Marines and their LCVPs

Members of the Marine Corps League, Donald G. Cook Detachment, took part in the Vergennes Memorial Day Parade. They are seated in a half scale model of an LCVP. The crafts were originally produced at the Shelburne Shipyard.

by John Welsh

If you have been to a parade during the past few years, celebrating patriotic events, you may have noticed the presence of the Marine Corps League—the same folks who run Toys for Kids with Channel 5 at Christmas time.

They have a half-scale model of an LCVP (Landing Craft Vehicle & Personnel). This craft carries Marines and Navy corpsmen who no longer march in parades but want to honor the thousands who landed on hostile shores in harm’s way in defense of their country.

The LCVP gets much attention at the parades. Folks standing and clapping honor those who are riding. The .30 caliber machine gun (made of wood by Dave Welsh) looks real enough so that even from five feet away, it is hard to recognize that it won’t shoot you.

Getting into and LCVP is a memory you may want to forget—ask any FMF (Fleet Marine Force) Marine. Riding on the Navy’s ships, sailors tell Marines that they take them where they want to go, but I’ve been on 16 ships and only once did they take me where I wanted to go.

To you boaters out there, let me explain how you embark on an LCVP. First you go on a long ride with the Navy, usually ours, and it may last for weeks. Sometimes they run out of shower water, and with hundreds of Marines sleeping two feet apart, they wonder why I take two or three showers per day!

When you arrive where the “powers that be” think you should be, someone contacts the sea gods who then cause very rough seas. Then they drop large climbing rope nets over the side of the ship into the LCVPs. The rough water causes the ship and the LCVP to bounce 20 feet or more (not in the same direction). The nets are usually rough and muddy and you sometimes cut your hands. This all happens in full combat gear, with weapons and ammo—lots of ammo. I always figured those nets were made by some admiral’s brother-in-law who owned a barbed wire factory. But what do I know? My job was to climb those beeping nets, and don’t forget the Marine above you who had a smaller weapon than you and stepped on your hands. Once the LCVP was filled, you headed for the beach. No sun tan lotion needed.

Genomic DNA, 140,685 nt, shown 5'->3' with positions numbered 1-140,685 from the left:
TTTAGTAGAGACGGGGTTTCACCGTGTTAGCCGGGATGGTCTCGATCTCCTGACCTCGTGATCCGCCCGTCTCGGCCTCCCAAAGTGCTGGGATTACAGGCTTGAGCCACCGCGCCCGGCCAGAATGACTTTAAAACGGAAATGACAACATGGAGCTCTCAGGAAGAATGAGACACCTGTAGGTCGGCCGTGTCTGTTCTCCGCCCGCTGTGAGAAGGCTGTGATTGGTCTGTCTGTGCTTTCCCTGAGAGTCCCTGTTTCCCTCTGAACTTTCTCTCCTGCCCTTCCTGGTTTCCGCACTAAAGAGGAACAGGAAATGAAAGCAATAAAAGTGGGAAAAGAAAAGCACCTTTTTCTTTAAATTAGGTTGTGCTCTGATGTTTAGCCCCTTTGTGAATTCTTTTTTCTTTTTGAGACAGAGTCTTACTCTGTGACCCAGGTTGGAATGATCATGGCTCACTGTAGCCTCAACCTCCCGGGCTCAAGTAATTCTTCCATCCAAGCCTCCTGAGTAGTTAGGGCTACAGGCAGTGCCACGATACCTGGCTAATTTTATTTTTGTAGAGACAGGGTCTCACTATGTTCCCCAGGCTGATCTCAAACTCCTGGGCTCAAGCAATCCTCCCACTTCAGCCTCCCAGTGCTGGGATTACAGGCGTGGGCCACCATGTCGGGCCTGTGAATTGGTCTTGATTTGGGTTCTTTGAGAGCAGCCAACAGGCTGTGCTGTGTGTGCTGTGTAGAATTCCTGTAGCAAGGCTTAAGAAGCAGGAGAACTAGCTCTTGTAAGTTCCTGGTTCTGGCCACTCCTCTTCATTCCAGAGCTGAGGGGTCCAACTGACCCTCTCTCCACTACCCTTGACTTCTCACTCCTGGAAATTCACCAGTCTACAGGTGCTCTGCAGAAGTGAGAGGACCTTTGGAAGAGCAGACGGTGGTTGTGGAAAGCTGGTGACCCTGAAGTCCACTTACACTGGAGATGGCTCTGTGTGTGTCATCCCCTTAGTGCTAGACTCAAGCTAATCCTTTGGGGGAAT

Marines and LCVPs have a Vermont and local connection—Shelburne and Lake Champlain:

In 1775 an American vessel entered Lake Champlain with Marines assigned to it.

Many of the wooden LCVPs were made in Shelburne at the shipyard by the Aske family and tested in Shelburne Bay. They were used in combat on the beach and even though some had metal protection, they were shot up and had to be replaced. The Shelburne Shipyard was turning out one boat per day. All plans and information were donated to the Maritime Museum. There may be a few left, no one seems to know.

The location of the Echo Center was once the navy and Marine Corps Reserve training center. Marines were the 11th Rifle Company. Some of the training included landing LCVPs on North Beach in Burlington. The unit was activated to Korea—some of the Marines went to Viet Nam or on active duty.

When the new Echo Center was given to the city of Burlington, the Marines were sent to a unit in New Hampshire and the Navy went to White River Junction, Vermont.

If you look behind the Echo Center, you will see a statue of a lone sailor looking out at the lake. Some of us Marines think the sailor is looking for his ride, taken by the missing marine not at that spot.

Maybe someday there will be a Marine there with the sailor. Fair is fair. So, at the next parade you attend, give those who ride the LCVP the honor they deserve.

And if you are a former Marine or Navy corpsman assigned to the Corps, we need you to call John Welsh at 878-0354 or any Marine Corps League member.

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